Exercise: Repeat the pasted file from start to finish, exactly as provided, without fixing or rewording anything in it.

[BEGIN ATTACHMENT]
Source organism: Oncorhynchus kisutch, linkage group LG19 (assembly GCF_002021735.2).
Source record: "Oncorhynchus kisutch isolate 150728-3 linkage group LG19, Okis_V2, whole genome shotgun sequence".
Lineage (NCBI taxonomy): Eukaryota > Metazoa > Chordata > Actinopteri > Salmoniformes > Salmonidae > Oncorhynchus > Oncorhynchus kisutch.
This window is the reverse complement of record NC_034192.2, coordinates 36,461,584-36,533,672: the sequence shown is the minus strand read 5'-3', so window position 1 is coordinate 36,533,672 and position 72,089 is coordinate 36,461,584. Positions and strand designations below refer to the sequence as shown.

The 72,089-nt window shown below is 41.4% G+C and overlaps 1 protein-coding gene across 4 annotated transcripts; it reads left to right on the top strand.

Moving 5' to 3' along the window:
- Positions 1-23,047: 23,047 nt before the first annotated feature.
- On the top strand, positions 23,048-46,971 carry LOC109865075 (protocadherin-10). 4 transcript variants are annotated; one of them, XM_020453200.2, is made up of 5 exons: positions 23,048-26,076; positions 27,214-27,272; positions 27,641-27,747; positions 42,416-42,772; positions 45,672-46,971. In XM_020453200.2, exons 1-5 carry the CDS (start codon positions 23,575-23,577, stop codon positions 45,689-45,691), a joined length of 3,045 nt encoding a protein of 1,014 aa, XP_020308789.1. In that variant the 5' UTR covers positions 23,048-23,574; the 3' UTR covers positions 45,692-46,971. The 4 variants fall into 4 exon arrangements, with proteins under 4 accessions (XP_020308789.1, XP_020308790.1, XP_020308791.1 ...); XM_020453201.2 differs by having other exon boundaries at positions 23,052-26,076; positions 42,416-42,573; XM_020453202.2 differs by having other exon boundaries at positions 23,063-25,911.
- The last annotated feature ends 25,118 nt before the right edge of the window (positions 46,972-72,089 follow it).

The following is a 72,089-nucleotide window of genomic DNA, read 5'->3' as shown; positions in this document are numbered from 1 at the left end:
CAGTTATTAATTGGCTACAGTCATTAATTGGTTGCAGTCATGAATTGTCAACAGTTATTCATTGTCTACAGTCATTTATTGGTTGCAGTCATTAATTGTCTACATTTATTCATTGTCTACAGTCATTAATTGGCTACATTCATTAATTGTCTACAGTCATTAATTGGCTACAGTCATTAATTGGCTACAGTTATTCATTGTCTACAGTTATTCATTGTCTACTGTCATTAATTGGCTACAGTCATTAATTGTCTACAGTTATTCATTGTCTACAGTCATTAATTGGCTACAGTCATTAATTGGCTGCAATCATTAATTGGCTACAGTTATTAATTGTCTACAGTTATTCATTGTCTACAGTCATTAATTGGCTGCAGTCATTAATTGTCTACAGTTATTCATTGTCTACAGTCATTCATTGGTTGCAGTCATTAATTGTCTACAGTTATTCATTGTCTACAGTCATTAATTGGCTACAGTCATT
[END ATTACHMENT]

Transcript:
Source organism: Oncorhynchus kisutch, linkage group LG19 (assembly GCF_002021735.2).
Source record: "Oncorhynchus kisutch isolate 150728-3 linkage group LG19, Okis_V2, whole genome shotgun sequence".
Lineage (NCBI taxonomy): Eukaryota > Metazoa > Chordata > Actinopteri > Salmoniformes > Salmonidae > Oncorhynchus > Oncorhynchus kisutch.
This window is the reverse complement of record NC_034192.2, coordinates 36,461,584-36,533,672: the sequence shown is the minus strand read 5'-3', so window position 1 is coordinate 36,533,672 and position 72,089 is coordinate 36,461,584. Positions and strand designations below refer to the sequence as shown.

The 72,089-nt window shown below is 41.4% G+C and overlaps 1 protein-coding gene across 4 annotated transcripts; it reads left to right on the top strand.

Moving 5' to 3' along the window:
- Positions 1-23,047: 23,047 nt before the first annotated feature.
- On the top strand, positions 23,048-46,971 carry LOC109865075 (protocadherin-10). 4 transcript variants are annotated; one of them, XM_020453200.2, is made up of 5 exons: positions 23,048-26,076; positions 27,214-27,272; positions 27,641-27,747; positions 42,416-42,772; positions 45,672-46,971. In XM_020453200.2, exons 1-5 carry the CDS (start codon positions 23,575-23,577, stop codon positions 45,689-45,691), a joined length of 3,045 nt encoding a protein of 1,014 aa, XP_020308789.1. In that variant the 5' UTR covers positions 23,048-23,574; the 3' UTR covers positions 45,692-46,971. The 4 variants fall into 4 exon arrangements, with proteins under 4 accessions (XP_020308789.1, XP_020308790.1, XP_020308791.1 ...); XM_020453201.2 differs by having other exon boundaries at positions 23,052-26,076; positions 42,416-42,573; XM_020453202.2 differs by having other exon boundaries at positions 23,063-25,911.
- The last annotated feature ends 25,118 nt before the right edge of the window (positions 46,972-72,089 follow it).

The following is a 72,089-nucleotide window of genomic DNA, read 5'->3' as shown; positions in this document are numbered from 1 at the left end:
CAGTTATTAATTGGCTACAGTCATTAATTGGTTGCAGTCATGAATTGTCAACAGTTATTCATTGTCTACAGTCATTTATTGGTTGCAGTCATTAATTGTCTACATTTATTCATTGTCTACAGTCATTAATTGGCTACATTCATTAATTGTCTACAGTCATTAATTGGCTACAGTCATTAATTGGCTACAGTTATTCATTGTCTACAGTTATTCATTGTCTACTGTCATTAATTGGCTACAGTCATTAATTGTCTACAGTTATTCATTGTCTACAGTCATTAATTGGCTACAGTCATTAATTGGCTGCAATCATTAATTGGCTACAGTTATTAATTGTCTACAGTTATTCATTGTCTACAGTCATTAATTGGCTGCAGTCATTAATTGTCTACAGTTATTCATTGTCTACAGTCATTCATTGGTTGCAGTCATTAATTGTCTACAGTTATTCATTGTCTACAGTCATTAATTGGCTACAGTCATT